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Varieties of Contingent Pacifism in War

In Helen Frowe & Gerald Lang (eds.), How We Fight. Oxford University Press. pp. 1-17 (2014)

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  1. On War and Morality.Diana T. Meyers - 1992 - Philosophical Review 101 (2):481.
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  • Michael Walzer's Just War Theory: Some Issues of Responsibility. [REVIEW]Igor Primoratz - 2002 - Ethical Theory and Moral Practice 5 (2):221-243.
    In his widely influential statement of just war theory, Michael Walzer exempts conscripted soldiers from all responsibility for taking part in war, whether just or unjust (the thesis of the moral equality of soldiers). He endows the overwhelming majority of civilians with almost absolute immunity from military attack on the ground that they aren't responsible for the war their country is waging, whether just or unjust. I argue that Walzer is much too lenient on both soldiers and civilians. Soldiers fighting (...)
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  • Modern Moral Philosophy.G. E. M. Anscombe - 1958 - Philosophy 33 (124):1 - 19.
    The author presents and defends three theses: (1) "the first is that it is not profitable for us at present to do moral philosophy; that should be laid aside at any rate until we have an adequate philosophy of psychology." (2) "the second is that the concepts of obligation, And duty... And of what is morally right and wrong, And of the moral sense of 'ought', Ought to be jettisoned if this is psychologically possible...." (3) "the third thesis is that (...)
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  • Pacifism and Moral Theory.Jeff McMahan - 2010 - Diametros 23:44-68.
    There is a nonabsolute or “contingent” form of pacifism that claims that war in contemporary conditions inevitably involves the killing of innocent people on a scale that is too great to be justified. Some contingent pacifists argue that war always involves a risk that virtually everyone that one might kill is innocent – either because one can never be sure that one’s cause is just or because even most of those who fight in wars that lack a just cause are (...)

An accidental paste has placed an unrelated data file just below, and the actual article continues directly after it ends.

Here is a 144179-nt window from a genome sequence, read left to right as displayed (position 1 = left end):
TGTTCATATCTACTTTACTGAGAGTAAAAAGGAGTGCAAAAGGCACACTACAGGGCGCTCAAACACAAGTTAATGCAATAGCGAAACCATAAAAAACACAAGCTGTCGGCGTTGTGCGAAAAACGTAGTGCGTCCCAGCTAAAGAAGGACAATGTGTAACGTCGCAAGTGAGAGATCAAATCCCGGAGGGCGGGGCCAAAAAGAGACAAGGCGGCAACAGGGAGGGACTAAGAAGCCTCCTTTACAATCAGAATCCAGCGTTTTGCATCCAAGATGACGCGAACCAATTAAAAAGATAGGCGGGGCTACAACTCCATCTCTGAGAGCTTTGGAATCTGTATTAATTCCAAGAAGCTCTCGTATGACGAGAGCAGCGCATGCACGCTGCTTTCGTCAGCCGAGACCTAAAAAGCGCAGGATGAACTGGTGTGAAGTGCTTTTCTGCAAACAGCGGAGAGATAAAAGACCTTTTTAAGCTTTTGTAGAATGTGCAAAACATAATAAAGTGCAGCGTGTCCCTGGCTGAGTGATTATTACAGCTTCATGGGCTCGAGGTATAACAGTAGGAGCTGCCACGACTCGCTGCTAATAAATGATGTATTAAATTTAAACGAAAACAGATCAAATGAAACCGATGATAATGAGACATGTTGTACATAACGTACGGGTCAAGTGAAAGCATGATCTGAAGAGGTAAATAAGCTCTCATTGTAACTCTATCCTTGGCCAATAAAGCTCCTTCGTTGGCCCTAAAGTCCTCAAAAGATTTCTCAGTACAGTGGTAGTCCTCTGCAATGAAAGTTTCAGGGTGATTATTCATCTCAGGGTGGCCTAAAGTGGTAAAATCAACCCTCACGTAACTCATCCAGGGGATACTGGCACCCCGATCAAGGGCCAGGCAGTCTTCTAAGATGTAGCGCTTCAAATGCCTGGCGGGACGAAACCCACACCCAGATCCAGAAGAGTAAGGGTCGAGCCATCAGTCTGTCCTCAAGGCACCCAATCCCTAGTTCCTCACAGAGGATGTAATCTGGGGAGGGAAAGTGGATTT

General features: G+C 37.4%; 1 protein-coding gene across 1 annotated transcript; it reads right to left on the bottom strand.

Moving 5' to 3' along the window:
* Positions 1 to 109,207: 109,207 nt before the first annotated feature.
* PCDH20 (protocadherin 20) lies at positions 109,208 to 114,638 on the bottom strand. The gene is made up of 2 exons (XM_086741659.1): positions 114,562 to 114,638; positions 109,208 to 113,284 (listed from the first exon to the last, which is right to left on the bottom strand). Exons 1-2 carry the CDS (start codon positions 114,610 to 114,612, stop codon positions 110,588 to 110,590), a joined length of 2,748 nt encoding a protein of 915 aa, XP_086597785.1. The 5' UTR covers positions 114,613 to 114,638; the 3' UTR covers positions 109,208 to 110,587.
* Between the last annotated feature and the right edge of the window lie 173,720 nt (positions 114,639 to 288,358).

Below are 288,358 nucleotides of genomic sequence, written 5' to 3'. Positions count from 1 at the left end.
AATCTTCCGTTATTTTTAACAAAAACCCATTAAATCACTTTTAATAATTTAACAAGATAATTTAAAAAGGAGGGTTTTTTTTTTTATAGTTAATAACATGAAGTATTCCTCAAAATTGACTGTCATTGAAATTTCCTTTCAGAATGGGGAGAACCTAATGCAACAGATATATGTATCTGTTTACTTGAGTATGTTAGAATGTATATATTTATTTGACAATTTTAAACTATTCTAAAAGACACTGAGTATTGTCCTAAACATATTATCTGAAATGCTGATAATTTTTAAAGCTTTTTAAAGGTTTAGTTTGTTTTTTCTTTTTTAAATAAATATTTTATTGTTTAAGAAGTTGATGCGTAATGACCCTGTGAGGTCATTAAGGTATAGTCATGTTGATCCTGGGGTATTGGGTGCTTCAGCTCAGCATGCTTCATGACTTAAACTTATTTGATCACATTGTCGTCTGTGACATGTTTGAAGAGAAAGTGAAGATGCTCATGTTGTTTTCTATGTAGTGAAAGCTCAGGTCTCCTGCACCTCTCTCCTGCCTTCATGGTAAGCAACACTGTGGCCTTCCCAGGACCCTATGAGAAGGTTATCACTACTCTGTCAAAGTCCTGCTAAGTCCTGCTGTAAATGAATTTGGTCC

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  • Aggression and Crimes Against Peace.Larry May - 2008 - Cambridge University Press.
    In this volume, the third in his trilogy on the philosophical and legal aspects of war and conflict, Larry May locates a normative grounding for the crime of aggression - the only one of the three crimes charged at Nuremberg that is not currently being prosecuted - that is similar to that for crimes against humanity and war crimes. He considers cases from the Nuremberg trials, philosophical debates in the Just War tradition, and more recent debates about the International Criminal (...)
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  • Utilitarianism: For and Against.Gerald Dworkin, J. J. C. Smart & Bernard Williams - 1975 - Philosophical Review 84 (3):419.
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  • On War and Morality.Robert L. Holmes - 1990 - Ethics 100 (4):900-901.
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  • Proportionality in the Morality of War.Thomas Hurka - 2005 - Philosophy and Public Affairs 33 (1):34-66.
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  • Just and Unjust Wars: A Moral Argument with Historical Illustrations.Michael Walzer - 1979 - Science and Society 43 (2):247-249.
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  • War and Self Defense.David Rodin - 2002 - Oxford University Press UK.
    When is it right to go to war? The most persuasive answer to this question has always been 'in self-defense'. In a penetrating new analysis, bringing together moral philosophy, political science, and law, David Rodin shows what's wrong with this answer. He proposes a comprehensive new theory of the right of self-defense which resolves many of the perplexing questions that have dogged both jurists and moral philosophers. By applying the theory of self-defense to international relations, Rodin produces a far-reaching critique (...)
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  • Utilitarianism For and Against.J. C. Smart & B. Williams - 1975 - Tijdschrift Voor Filosofie 37 (2):355-357.
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  • Just and Unjust Wars: A Moral Argument with Historical Illustrations.Barrie Paskins & Michael Walzer - 1981 - Philosophical Quarterly 31 (124):285.
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